With the push to net zero by 2050 accelerating, renewable fuels are being explored and developed to phase out petrochemical fuels. Biofuels are gaining increasing attention as a viable type of fuel for the heavy industry and transportation sectors, and research has focused on manufacturing these types of fuel. A study published online in Frontiers of energy research explored their production from a technical-economic point of view.
To study: Techno-economic analysis of a flexible process concept for the production of transport fuels and heat from biomass and renewable electricity. Image Credit: JH Bispo/Shutterstock.com
The push for renewables and fuels to reach Net Zero
The world is warming due to human activities, facilitating the need to drastically reduce carbon emissions. Various alternative fuels and energy sources have been explored to meet society’s energy needs, including hydrogen, solid-state batteries, and biofuels. Biofuels have proven particularly attractive as an alternative to petrol and diesel derived from petrochemicals.
Operating modes for the hybrid process concept. Image credit: Habermeyer, F et al., Frontiers in Energy Research
In line with the European Union’s Green Deal, major work is being undertaken to increase the share of renewables in the total energy mix to 65% by 2030. Currently, the share of renewables stands at 32%, which means that this figure will have to double during this decade.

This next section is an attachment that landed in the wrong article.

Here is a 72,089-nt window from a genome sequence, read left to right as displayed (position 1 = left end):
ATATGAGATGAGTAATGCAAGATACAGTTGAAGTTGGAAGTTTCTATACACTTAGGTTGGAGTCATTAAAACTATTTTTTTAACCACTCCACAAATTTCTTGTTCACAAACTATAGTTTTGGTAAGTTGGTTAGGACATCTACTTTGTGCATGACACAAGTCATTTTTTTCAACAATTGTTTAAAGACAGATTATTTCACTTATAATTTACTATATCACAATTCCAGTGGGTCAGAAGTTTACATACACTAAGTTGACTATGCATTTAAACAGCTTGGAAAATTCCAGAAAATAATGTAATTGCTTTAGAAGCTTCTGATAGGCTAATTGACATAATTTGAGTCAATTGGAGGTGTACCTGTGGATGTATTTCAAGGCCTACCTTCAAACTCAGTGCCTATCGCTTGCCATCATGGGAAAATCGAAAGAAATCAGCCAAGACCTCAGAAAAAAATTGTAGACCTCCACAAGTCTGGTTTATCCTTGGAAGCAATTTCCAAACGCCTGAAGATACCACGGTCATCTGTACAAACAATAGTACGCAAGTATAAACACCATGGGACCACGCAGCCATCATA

This presents significant technical and economic challenges for the energy sector in the European Union. Short-term mismatches between supply and demand need to be corrected. Studies have shown that an approach that uses a combination of energy storage and flexible demand strategies will be needed to achieve an efficient energy transition from fossil fuels to renewables.
The transport sector is a major emitter of greenhouse gases. Electrification is only part of the decarbonization plan for the transport sector, as the energy needs of aviation and heavy transport such as shipping, trains and transport still require liquid fuels with high energy density. Therefore, low-carbon and renewable alternative fuels and associated technologies need to be further targeted and deployed by 2030.
In addition, heating plants and biomass-fired power plants must be developed to fill the energy gap left by the phasing out of fossil fuels. While renewable energies such as wind and solar will provide a significant share of renewable energy generation solutions, there is still room for power generation from biomass.
Flow diagram – blue means the equipment only operated in BA mode, orange means EA mode. Image credit: Habermeyer, F et al., Frontiers in Energy Research
Fuel production processes from biomass: BtL and PBtL
Two processes for the production of renewable fuels have been studied extensively in recent years. These are known as Biomass to Liquid Fuel (BtL) and Power and Biomass to Fuel (PBtL) processes. BtL converts biomass into hydrocarbon chains that can be used to make renewable fuel via the Fischer-Trope pathway. PBtL differs from this process by incorporating electrolytic hydrogen into the BtL process. PBtL has higher carbon efficiency levels than BtL.